¿Qué es hablar en lenguas según la Biblia?

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El concepto de lenguas puede ser bastante confuso hoy en día, y algunas iglesias presentan la creencia de que una persona que dice cosas que la mayoría de los presentes no puede entender es el concepto bíblico de hablar en lenguas. Otras iglesias enseñan que no hay tal cosa como hablar en lenguas, y aún otras enseñan otras variaciones del concepto. Entonces, ¿qué dice realmente la Biblia al respecto?

Que yo sepa, no hay nada en el judaísmo que apoye el concepto de hablar en lenguas, lo que significa para el cristianismo, tiene que ser un concepto del Nuevo Testamento. La primera referencia registrada en la Biblia a hablar en lenguas confirma esto como lo está en Hechos 2, con la referencia específica a las lenguas en Hechos 2: 4.

Y todos se llenaron con el Espíritu Santo y comenzaron a hablar en otras lenguas, como el Espíritu les dio expresión. - Hechos 2: 4

Si bien el Antiguo Testamento no se refiere a hablar en lenguas, sí se refiere a algo similar donde el habla cambia en Génesis 11 en la Torre de Babel:

Vengan, bajemos y confundamos su lenguaje, para que no entiendan el discurso del otro ”. Entonces el Señor los dispersó de allí sobre la faz de toda la tierra, y dejaron de construir la ciudad. - Génesis 11: 7-8

Así que aquí en Génesis también hay un ejemplo de Dios cambiando el habla y el lenguaje de las personas. Sin embargo, hay una diferencia clave, ¿lo notaste?

En el caso de Génesis 11, Dios. confuso su lenguaje para que la gente no se entendiera. La Biblia no indica que cada persona pensó que estaba hablando galimatías o que no entendieron lo que estaban diciendo, por lo que parece probable que sintieron que estaban hablando normalmente. Sin embargo, el idioma era confuso, por lo que otros no entendían lo que decían y, de manera similar, no entendían lo que decían los demás porque en realidad estaban hablando idiomas diferentes. Idiomas que contribuyeron a la difusión de personas en la tierra y muy probablemente a la fundación de diferentes grupos culturales.

Sin embargo, en Hechos 2, indica que los discípulos estaban hablando en "otras lenguas". Continúe con Hechos 2, vemos que había muchos hablantes de lenguas extranjeras en Jerusalén en ese momento, y su respuesta a lo que escucharon se registra en Hechos 2: 6-11.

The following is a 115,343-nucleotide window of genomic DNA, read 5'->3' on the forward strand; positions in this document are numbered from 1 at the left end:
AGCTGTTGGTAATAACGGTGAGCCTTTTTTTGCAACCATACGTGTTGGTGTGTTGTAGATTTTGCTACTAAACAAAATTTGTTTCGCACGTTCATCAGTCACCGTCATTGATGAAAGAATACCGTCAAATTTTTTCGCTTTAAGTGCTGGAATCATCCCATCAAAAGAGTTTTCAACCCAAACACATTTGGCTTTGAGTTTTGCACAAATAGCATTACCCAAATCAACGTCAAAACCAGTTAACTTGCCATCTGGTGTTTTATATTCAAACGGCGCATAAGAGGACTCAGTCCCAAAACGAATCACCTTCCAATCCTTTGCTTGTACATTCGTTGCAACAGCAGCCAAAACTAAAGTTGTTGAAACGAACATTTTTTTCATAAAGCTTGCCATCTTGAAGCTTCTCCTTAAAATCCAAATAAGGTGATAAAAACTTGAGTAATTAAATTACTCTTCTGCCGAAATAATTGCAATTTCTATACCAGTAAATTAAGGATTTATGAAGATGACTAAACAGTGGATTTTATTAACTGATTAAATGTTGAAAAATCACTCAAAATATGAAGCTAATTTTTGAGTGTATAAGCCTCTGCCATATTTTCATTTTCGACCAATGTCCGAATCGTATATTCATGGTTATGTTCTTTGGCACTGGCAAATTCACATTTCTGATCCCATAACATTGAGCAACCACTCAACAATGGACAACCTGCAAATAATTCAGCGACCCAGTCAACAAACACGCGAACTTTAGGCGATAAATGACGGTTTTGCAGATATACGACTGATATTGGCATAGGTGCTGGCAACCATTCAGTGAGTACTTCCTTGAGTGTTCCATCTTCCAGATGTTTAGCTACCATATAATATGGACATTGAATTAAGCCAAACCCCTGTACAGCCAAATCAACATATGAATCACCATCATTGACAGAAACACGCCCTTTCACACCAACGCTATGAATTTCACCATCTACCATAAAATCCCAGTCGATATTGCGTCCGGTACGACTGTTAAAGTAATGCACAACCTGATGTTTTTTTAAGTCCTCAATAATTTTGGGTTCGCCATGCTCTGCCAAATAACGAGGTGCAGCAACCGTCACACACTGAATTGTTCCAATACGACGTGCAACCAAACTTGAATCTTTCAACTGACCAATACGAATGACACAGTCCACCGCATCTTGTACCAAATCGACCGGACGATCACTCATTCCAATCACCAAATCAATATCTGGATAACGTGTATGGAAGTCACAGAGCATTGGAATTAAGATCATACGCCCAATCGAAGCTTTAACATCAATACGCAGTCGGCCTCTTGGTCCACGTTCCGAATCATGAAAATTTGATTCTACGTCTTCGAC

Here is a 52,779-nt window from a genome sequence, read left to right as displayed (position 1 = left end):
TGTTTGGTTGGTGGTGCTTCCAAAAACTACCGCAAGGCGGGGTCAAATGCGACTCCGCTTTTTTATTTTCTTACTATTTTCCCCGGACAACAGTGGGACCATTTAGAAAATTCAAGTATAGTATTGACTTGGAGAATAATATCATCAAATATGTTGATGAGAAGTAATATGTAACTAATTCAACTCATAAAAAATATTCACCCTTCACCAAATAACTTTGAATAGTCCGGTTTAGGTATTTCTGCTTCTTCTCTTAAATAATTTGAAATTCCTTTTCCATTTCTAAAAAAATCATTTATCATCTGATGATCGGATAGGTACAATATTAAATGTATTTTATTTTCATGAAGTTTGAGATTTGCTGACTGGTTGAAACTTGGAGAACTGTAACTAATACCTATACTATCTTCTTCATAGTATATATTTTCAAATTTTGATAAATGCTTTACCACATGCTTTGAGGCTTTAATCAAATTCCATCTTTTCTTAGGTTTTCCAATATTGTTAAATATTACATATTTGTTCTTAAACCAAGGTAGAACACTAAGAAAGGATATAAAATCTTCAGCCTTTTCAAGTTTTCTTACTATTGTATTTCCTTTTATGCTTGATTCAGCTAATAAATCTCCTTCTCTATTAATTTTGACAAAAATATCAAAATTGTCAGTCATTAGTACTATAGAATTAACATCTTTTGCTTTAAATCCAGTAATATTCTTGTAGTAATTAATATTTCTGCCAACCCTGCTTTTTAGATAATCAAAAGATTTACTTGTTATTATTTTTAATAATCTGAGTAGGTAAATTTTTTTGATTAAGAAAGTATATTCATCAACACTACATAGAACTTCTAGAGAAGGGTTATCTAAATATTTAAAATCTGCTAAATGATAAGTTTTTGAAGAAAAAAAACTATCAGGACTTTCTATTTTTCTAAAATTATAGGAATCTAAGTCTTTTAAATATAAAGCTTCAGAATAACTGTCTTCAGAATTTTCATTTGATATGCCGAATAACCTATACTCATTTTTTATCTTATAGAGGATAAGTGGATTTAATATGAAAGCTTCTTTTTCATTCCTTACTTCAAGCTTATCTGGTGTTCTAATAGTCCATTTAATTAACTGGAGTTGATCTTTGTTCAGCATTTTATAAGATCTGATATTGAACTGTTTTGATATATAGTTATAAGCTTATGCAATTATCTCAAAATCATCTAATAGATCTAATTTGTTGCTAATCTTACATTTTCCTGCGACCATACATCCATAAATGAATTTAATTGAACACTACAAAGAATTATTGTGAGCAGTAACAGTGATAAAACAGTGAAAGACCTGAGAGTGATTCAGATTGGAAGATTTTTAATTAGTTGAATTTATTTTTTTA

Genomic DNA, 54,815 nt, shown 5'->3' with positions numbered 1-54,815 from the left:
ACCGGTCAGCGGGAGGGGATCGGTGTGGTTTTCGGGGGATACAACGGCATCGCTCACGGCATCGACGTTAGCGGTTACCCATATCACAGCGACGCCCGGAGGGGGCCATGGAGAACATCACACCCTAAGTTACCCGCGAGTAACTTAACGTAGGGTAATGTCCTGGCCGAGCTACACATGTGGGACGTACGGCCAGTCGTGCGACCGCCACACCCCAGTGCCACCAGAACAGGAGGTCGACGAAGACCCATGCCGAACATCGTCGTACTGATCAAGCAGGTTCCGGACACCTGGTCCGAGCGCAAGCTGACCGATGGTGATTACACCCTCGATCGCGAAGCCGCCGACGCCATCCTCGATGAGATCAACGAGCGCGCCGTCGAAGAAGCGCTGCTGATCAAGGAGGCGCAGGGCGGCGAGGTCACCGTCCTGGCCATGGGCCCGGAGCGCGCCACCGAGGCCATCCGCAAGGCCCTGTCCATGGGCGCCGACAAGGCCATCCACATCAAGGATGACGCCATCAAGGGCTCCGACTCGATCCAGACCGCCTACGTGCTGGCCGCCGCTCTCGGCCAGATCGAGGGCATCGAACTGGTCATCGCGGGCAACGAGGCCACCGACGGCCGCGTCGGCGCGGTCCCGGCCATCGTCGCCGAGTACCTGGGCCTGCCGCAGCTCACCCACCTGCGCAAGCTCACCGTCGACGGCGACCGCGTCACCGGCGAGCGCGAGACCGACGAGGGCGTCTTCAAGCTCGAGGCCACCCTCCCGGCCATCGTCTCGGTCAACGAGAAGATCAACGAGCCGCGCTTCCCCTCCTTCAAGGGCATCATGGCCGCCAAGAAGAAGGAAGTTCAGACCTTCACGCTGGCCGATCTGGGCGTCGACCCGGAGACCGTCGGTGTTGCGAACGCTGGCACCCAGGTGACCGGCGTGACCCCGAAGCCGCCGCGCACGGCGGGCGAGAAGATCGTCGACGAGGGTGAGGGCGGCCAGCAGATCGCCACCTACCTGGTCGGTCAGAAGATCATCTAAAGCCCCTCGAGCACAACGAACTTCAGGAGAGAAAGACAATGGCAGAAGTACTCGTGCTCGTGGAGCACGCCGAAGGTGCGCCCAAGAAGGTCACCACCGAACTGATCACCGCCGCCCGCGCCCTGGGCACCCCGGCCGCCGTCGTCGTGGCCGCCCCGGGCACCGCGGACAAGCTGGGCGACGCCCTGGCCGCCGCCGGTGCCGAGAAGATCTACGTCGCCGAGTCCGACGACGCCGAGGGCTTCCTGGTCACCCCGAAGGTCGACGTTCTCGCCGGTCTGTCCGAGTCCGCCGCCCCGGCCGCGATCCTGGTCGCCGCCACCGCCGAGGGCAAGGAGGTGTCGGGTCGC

Y cuando se produjo este sonido, la multitud se unió y se confundió, porque todos los escucharon hablar en su propio idioma. Entonces todos se asombraron y se maravillaron, y se decían unos a otros: “Miren, ¿no son todos estos los que hablan galileo? Y cómo es eso que Oímos, cada uno en nuestro propio idioma en el que nacimos? Partos y medos y elamitas, los que habitan en Mesopotamia, Judea y Capadocia, Pontus y Asia, 10 Frigia y Panfilia, Egipto y las partes de Libia contiguas a Cirene, visitantes de Roma, tanto judíos como prosélitos, 11 Cretenses y árabes: los escuchamos hablar en nuestras lenguas las maravillosas obras de Dios. ”- Hechos 2: 6-11

¿Notaste que "Todos los oyeron hablar en su propio idioma."Y"en nuestras propias lenguas"?

El punto aquí es que las lenguas son sinónimos para los idiomas, y cada persona escuchó en su propio idioma lo que los discípulos estaban predicando.

Esta es una clara diferencia en la cuenta de Génesis 11 donde las personas no podían entenderse entre sí. En su lugar, todos pueden entender lo que los discípulos están diciendo. Más adelante, en Hechos 2, vemos que Pedro aprovechó la oportunidad para presentar un conmovedor sermón que dio como resultado 3000 bautismos (Hechos 2:41) de personas que lo escucharon y lo entendieron en su lengua materna.

Es una diferencia interesante En un caso, el lenguaje era confuso y separaba a las personas, en otro no era confuso y los unía.